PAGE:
What the Olympics are to sports, the B.C. Provincial Music Festival is to music.
Four talented young people from Squamish and Pemberton recently journeyed to Victoria to represent Howe Sound for the first time. The adjudicators of this year's Howe Sound Music Festival nominated Leah Collins Lipsett (junior piano), Terry Fulton (intermediate piano), Jennifer Galloway (senior piano) and Shannon Peek (junior vocal) to attend the festival which was held June 24-28, 2004.
The Howe Sound Music Festival is a yearly event produced by Howe Sound Arts Association, which began in 2001 under the leadership of Colleen Koop. "Growing up in Manitoba, I had the opportunity to perform in a number of festivals just like this one and represent festivals at the provincial level," she said.
"My goal was to take the HSMF to this level thus giving our students more access to more performance opportunities. I'm so proud of our four representatives for the time and family support to make this trip on behalf of the Howe Sound Music Festival."
This year the festival was held in the music department of the University of Victoria. Competition classes were long and intense.
Piano teacher Julie Murakami attended the festival and was impressed with our young representatives' poise and maturity under pressure.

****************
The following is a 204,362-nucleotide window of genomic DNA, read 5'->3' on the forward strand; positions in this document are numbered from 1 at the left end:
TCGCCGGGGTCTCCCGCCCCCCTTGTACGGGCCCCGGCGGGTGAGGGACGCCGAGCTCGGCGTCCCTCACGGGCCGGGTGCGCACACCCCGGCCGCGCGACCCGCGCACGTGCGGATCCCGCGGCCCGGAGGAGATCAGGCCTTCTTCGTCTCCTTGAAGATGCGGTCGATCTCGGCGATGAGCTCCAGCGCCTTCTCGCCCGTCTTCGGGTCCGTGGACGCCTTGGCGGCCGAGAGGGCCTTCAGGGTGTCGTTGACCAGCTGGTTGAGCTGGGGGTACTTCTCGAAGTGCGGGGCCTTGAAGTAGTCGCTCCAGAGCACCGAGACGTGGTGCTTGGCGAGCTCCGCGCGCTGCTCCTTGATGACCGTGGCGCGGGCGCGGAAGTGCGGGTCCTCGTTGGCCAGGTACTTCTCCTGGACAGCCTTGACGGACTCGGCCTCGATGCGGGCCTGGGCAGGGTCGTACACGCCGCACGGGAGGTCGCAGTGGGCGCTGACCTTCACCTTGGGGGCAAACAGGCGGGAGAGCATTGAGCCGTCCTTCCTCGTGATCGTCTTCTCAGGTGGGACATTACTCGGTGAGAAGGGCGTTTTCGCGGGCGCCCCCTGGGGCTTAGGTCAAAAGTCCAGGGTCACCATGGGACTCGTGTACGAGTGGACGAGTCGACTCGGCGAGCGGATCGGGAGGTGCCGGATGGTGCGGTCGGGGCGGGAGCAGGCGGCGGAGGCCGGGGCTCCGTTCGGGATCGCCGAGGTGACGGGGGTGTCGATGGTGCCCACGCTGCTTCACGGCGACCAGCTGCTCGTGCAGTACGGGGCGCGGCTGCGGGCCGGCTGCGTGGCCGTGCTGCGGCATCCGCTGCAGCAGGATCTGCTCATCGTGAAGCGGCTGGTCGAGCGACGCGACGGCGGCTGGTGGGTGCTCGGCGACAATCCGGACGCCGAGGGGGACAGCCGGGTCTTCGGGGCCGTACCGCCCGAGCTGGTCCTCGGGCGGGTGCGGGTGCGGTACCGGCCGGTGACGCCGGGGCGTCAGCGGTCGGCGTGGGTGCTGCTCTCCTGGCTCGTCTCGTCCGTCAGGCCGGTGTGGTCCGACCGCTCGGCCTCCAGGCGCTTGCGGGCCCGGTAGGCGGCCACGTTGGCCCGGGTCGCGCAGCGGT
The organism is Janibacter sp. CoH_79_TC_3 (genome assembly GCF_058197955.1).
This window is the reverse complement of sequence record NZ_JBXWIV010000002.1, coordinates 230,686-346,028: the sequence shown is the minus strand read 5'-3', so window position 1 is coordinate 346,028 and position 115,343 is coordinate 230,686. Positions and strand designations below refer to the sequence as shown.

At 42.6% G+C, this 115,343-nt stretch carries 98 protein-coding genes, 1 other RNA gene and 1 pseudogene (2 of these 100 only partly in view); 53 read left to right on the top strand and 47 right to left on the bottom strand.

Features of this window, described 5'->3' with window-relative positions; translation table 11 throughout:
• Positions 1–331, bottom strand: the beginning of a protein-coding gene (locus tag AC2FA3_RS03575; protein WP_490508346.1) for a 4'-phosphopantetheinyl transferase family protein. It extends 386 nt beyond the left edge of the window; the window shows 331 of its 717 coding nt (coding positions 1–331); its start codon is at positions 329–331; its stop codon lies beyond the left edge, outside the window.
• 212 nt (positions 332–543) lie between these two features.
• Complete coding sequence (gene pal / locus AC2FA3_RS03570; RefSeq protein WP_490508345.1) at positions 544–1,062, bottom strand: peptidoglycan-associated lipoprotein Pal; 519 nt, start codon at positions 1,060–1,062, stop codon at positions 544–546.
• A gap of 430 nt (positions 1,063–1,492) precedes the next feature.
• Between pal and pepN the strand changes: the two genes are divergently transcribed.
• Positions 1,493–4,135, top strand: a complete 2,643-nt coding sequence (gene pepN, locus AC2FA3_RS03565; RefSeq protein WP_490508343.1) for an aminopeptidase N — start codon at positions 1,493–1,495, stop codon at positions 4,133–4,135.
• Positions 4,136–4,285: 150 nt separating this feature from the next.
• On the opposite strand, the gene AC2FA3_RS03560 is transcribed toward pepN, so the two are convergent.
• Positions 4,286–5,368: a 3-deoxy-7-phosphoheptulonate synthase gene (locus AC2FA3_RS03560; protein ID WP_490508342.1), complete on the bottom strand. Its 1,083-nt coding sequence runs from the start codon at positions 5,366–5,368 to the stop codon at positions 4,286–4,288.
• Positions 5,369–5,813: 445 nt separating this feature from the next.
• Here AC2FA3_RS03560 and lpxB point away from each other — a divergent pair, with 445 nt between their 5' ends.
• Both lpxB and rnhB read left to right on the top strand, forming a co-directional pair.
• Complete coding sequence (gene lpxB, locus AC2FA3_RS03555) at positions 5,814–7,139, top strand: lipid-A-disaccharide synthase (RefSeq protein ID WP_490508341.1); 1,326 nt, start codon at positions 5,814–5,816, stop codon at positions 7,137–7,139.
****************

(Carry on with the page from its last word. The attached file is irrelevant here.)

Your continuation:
"The best part of the competition" says Terry Fulton, "was getting to listen to all the amazing pianists from the ARCT levels, although it did become tedious after about four hours."
Although he found waiting for his turn difficult, Terry played his Chopin Waltz well, and according to the adjudicator, his Canadian piece "La Nez" had "humour and character."
Jennifer Galloway was pleased with her performances of Brahms and Pentland, a Canadian composer. "I believe I greatly benefited from this experience for I was able to perform in front of an audience full of very talented and musically educated peers, received helpful suggestions on how to improve my pieces, and was able to see where I stand in the world of music among a number of talented musicians."
Terry Fulton agrees. "I feel that I've learned that it doesn't matter how big the concert hall, how many people are there, or how good all the other performers are, all I can do is try and play my piece the best I can and have fun doing it!"
The vocal division is a unique category as the instrument is the human voice. "The best part was listening to other vocalists, and hearing the adjudicator workshop and rebuild their piece," said Shannon Peek.
She also adds, "the most difficult part was performing all three pieces in a row" (which is a stepping stone in vocal performance). To next year's participants she recommends the festival as a "great experience". The Provincial Festival is like a musical family. Shannon had the opportunity to meet Vancouver Kiwanis fellow vocalists from previous years.
When asked what they would recommend to next year's participants, Leah Collins Lipsett says, "Go to your competition with a positive attitude. Your goal should be to play your best and to learn stuff, not to win. Enjoy yourself!"